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Ranking the 10 Most Dominant Performances in Masters History

Fred AltvaterContributor IIDecember 16, 2016

Ranking the 10 Most Dominant Performances in Masters History

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    Bobby Jones dominated the golf world, winning 13 major championships in just an eight-year span. He envisioned the Augusta National Golf Club and along with Clifford Roberts founded the club.

    He also started the tournament that would become known as the Masters.

    There have been many dominating and unforgettable performances in the Masters over its 89-year history.

    We will try to rank 10 of the most memorable.

No 10: Byron Nelson's Birdie-Eagle

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    Byron Nelson is one of the most legendary figures in golf history and won the 1937 Masters.

    He trailed fellow Texan Ralph Guldahl by six strokes at the start of the final round that year.

    Guldahl found trouble at Nos. 12 and 13 making a double-bogey at the par-three No. 12 and a bogey on the par-five No. 13.

    Nelson made up the six-shot deficit playing the same two holes in birdie-eagle and won the tournament by two shots.

    The 1937 Masters was Nelson's third PGA victory and the first of his five major championship wins.

    The bridge on No. 13 at Augusta National Golf Club was named the Nelson Bridge in honor of his miraculous accomplishment in the 1937 Masters.

No. 9: Phil Mickelson Finally Breaks Through in 2004

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    Phil Mickelson joined the PGA Tour in 1992 and amassed 22 regular tour wins before he won his first major at the 2004 Masters.

    In the three years prior to his win Mickelson had finished in the third spot each year. Golf fans and media alike began to wonder if he would ever win a major.

    Tied for the lead after 71 holes, he made a birdie putt at the 18th hole to secure the win by one shot over Ernie Els.

    Mickelson has since won two more Masters, as well as, the 2005 PGA Championship.

    His win in 2004 at the Masters eased the pressure to get his first major and put him among the elite golfers with multiple major wins.  

No. 8: Ben Hogan Dominated in 1951

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    Ben Hogan won the Masters in 1951 and again in 1953. It could be argued that either was dominating and important to Hogan's career totals.

    The win in 1951, however, was his first Masters title and came after finishing in the top 10 at the Masters on eight previous occasions including two runners-up.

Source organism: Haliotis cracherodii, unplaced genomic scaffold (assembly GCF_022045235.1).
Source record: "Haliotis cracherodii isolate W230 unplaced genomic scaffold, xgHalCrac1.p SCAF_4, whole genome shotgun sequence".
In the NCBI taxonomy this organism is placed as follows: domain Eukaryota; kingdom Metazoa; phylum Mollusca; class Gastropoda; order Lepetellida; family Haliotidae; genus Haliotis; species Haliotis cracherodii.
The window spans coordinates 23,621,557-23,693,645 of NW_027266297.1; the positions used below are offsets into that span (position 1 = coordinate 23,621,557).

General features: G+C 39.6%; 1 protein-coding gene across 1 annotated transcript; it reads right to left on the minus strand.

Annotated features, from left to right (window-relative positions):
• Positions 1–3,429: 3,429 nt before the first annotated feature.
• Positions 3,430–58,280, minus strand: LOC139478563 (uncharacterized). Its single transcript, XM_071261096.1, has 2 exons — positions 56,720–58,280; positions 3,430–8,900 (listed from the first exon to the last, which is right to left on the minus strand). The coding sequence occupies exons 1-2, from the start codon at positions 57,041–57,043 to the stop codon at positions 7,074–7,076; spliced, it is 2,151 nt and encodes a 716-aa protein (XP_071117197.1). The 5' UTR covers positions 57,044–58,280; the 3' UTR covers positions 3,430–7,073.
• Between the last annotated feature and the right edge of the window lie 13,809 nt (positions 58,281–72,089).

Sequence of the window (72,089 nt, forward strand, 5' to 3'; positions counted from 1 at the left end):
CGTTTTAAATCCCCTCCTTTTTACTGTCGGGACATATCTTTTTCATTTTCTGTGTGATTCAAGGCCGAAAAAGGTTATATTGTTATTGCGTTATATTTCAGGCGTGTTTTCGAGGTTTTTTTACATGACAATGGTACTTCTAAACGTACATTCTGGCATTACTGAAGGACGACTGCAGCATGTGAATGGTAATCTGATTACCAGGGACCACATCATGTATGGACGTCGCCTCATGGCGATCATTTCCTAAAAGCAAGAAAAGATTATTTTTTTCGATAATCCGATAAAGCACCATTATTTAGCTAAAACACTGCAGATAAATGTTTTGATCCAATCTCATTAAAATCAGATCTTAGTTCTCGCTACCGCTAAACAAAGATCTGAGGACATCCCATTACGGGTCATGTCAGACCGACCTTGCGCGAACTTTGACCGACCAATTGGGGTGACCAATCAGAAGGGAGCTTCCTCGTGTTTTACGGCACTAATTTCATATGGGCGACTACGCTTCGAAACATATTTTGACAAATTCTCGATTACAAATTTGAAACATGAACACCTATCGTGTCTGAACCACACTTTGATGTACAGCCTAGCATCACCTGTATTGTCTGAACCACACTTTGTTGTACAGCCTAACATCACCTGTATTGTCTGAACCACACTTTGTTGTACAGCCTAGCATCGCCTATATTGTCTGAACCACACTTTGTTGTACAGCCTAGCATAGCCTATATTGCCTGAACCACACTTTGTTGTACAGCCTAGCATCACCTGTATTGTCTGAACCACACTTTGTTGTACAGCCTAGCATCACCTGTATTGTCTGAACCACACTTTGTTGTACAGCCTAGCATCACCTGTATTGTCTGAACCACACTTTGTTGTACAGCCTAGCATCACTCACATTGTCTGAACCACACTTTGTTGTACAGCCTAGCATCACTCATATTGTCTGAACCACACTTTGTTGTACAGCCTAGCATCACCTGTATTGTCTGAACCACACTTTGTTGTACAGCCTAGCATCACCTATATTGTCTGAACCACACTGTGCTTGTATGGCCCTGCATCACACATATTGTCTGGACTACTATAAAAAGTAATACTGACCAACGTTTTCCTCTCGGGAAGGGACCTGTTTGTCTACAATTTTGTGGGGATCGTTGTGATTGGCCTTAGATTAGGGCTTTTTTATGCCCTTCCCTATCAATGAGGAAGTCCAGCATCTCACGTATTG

It also came after returning from severe injuries suffered in a horrific car accident in 1949.

    Hogan had trailed the leader by one shot at the beginning of the final round in 1951 but posted a near perfect four-under par 68 to win by two shots.

    The bridge at No. 12 connecting the tee to the green was dedicated as the Hogan Bridge in 1958.

No. 7: Gary Player Became the First International Masters Winner

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    Gary Player won three green jackets in his career and was the first non-American golfer to win the Masters in its 25-year history.

    Player was only 5'6" and 150 pounds but was able to compete at the difficult Augusta National Golf Club due to his positive mental attitude and belief in physical fitness. 

    He was the only player not named Arnold Palmer or Jack Nicklaus to win the Masters from 1960 to 1966. He beat Palmer by a just single shot in 1961 to claim his first major title.

    Player won a total of nine majors throughout his career and is one of only five professional players to have won all four major titles

No. 6: Sam Snead Beat Ben Hogan in 1954

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    Sam Snead won the seventh and last major title of his career at the 1954 Masters.

    It was the third time that Snead had won the Masters and either Ben Hogan or Snead won the Green Jacket from 1951-1954.

    Snead and Hogan dueled head to head throughout the week and the final outcome was never finally decided until an 18-hole playoff on Monday. In the playoff Snead's 70 beat Hogan's 71 by a single shot.

    Even though Snead continued to play competitively on the PGA Tour and won his last tournament at age 52 in 1965, his win in the 1954 Masters brought to an end the domination of the "American Triumvirate" of Hogan, Nelson and Snead.